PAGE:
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Tell to Win: Connect, Persuade, and Triumph with the Hidden Power of Story    by Peter Guber order for
Tell to Win
by Peter Guber
Order:  USA  Can
Crown, 2011 (2011)
Hardcover, CD, e-Book
* *   Reviewed by Bob Walch

This book purports to make the reader a purposeful storyteller, thus enabling the person to motivate, win over, shape, engage and sell those he or she deals with.

The idea here is to dazzle your audience not with a Power Point presentation or chart after chart of facts, figures and graphs but with stories that share your vision, illustrate your message or captivate your audience in such a manner that they will be more than willing to purchase your service or product.

Among the techniques Guber explains, on how to become a riveting story teller, is how to capture your audience's attention and then motivate the listener by demonstrating authenticity. There's advice on how to transform a passive audience into active participants and create a presentation that also explains how the listener can benefit from what he is hearing.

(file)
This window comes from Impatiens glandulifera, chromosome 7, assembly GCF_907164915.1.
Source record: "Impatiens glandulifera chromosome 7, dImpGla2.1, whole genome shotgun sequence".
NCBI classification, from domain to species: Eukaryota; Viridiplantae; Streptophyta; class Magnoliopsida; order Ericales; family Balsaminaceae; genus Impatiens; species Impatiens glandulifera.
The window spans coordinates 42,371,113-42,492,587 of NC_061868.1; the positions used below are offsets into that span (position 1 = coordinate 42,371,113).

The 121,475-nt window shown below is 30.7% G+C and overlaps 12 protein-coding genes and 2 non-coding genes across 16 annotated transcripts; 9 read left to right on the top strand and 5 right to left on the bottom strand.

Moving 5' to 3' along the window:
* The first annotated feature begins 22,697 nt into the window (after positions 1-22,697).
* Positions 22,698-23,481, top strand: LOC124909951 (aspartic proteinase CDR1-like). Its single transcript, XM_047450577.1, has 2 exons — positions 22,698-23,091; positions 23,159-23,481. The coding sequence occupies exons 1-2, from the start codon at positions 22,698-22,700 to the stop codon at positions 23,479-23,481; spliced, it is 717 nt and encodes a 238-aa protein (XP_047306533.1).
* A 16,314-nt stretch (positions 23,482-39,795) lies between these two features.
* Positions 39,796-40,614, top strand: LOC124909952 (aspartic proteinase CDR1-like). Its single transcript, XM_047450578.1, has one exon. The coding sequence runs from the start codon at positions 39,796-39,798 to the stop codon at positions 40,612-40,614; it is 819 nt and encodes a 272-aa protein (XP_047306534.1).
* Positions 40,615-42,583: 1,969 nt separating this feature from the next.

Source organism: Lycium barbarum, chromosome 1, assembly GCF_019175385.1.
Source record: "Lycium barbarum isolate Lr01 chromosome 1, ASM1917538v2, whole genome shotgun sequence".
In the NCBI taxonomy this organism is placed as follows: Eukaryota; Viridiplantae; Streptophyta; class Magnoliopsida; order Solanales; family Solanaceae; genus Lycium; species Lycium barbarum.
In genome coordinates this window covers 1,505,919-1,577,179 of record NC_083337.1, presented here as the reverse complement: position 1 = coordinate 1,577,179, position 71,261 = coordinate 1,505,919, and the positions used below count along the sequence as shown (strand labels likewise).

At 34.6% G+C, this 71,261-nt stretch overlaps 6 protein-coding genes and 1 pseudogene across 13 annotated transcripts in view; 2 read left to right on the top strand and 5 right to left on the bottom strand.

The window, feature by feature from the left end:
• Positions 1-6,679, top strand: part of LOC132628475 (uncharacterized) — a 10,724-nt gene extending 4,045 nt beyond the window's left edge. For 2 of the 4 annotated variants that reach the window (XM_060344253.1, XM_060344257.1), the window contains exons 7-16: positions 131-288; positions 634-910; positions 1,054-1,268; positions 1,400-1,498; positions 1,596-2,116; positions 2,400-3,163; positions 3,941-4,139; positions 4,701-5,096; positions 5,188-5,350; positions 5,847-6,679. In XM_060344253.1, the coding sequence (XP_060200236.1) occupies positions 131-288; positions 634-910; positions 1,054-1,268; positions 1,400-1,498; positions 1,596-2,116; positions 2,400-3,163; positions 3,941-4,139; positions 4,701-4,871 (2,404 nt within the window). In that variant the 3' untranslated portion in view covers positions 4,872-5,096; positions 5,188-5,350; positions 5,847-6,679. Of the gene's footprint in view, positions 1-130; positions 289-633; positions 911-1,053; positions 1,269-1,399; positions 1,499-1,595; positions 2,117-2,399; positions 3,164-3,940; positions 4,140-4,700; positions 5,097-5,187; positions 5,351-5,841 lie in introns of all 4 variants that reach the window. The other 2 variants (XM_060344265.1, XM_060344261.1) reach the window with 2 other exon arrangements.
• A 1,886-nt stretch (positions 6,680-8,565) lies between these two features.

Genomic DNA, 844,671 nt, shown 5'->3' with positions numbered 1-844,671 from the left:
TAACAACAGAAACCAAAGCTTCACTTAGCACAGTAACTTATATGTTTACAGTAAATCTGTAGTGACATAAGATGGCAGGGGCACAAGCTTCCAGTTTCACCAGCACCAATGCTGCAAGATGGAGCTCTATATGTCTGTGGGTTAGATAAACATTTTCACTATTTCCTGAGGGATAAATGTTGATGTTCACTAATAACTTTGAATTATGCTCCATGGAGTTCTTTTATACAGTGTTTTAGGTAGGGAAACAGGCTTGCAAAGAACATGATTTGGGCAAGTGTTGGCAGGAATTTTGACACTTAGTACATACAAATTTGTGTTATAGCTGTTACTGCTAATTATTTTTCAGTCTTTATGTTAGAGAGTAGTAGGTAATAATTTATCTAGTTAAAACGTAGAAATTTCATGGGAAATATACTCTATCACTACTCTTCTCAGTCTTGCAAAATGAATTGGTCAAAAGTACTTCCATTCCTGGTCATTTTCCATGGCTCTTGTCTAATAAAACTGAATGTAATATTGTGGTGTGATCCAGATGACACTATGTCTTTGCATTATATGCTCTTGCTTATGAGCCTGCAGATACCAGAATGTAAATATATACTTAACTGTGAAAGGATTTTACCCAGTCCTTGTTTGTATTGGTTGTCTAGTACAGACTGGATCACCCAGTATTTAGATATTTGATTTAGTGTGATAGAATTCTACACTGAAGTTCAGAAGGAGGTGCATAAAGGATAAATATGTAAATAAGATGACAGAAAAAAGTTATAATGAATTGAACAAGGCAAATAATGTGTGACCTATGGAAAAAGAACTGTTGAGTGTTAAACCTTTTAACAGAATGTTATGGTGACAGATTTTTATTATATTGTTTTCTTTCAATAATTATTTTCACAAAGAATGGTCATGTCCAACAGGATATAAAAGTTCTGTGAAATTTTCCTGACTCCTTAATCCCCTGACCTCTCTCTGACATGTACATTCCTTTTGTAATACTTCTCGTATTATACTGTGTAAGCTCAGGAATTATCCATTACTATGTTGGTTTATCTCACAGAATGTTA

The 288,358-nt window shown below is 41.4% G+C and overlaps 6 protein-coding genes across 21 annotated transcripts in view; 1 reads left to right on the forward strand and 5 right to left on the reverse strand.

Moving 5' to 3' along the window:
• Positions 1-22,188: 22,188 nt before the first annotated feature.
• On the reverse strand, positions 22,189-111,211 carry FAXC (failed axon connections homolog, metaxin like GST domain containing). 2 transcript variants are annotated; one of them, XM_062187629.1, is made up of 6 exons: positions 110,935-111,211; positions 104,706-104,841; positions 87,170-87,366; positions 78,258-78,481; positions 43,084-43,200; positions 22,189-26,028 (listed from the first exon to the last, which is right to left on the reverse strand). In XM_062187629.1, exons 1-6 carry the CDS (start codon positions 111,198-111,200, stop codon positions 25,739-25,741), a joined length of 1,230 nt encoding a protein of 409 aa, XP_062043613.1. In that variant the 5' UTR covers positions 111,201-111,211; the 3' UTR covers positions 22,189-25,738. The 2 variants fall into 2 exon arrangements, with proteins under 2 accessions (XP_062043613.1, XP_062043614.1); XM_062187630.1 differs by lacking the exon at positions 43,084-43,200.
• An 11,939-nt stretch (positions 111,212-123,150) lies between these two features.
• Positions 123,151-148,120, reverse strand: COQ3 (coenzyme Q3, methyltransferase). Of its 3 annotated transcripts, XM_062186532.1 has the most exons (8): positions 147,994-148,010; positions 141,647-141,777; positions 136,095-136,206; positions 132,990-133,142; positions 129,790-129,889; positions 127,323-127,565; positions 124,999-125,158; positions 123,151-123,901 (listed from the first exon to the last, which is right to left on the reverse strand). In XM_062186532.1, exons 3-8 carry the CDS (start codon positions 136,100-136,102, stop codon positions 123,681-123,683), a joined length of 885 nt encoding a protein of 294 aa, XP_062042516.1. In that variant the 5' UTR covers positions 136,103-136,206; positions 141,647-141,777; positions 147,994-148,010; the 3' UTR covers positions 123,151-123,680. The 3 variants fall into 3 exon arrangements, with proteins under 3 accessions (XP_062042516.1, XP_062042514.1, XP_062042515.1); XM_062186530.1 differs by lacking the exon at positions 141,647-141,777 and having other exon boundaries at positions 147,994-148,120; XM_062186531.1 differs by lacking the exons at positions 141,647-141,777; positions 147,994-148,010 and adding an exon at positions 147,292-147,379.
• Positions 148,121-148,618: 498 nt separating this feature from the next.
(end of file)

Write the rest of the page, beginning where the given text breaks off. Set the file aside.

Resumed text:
As a way of validating the power of telling purposeful stories, the author includes a number of voices. These are master tellers with whom Guber has shared experiences. The list includes Steven Spielberg, Deepak Chopra, Pat Riley, David Copperfield and a wide range of other famous entertainment, sports and business celebrities.

As the former chairman and CEO of Sony Pictures, current head of the Mandalay Entertainment Group, and co-owner of the NBA's Gold State Warriors, Peter Guber knows a lot of people. Flip open this book to any page and you'll discover this since he drops names throughout the book. I guess the idea is to use all these acquaintances to illustrate how his ideas are, in fact, worth taking seriously, but after a while the approach becomes rather cloying.

Although the book's first chapter is entitled, It's The Story, Stupid, I wonder if that shouldn't really be It's Who You Know, Stupid instead.

It seems that although the story and how you deliver it may be important, in the case of this book it is the storyteller who will elicit the most attention. I guess the idea is that if you can mention enough famous folks from all walks of life whatever you are saying automatically has credibility. Perhaps!

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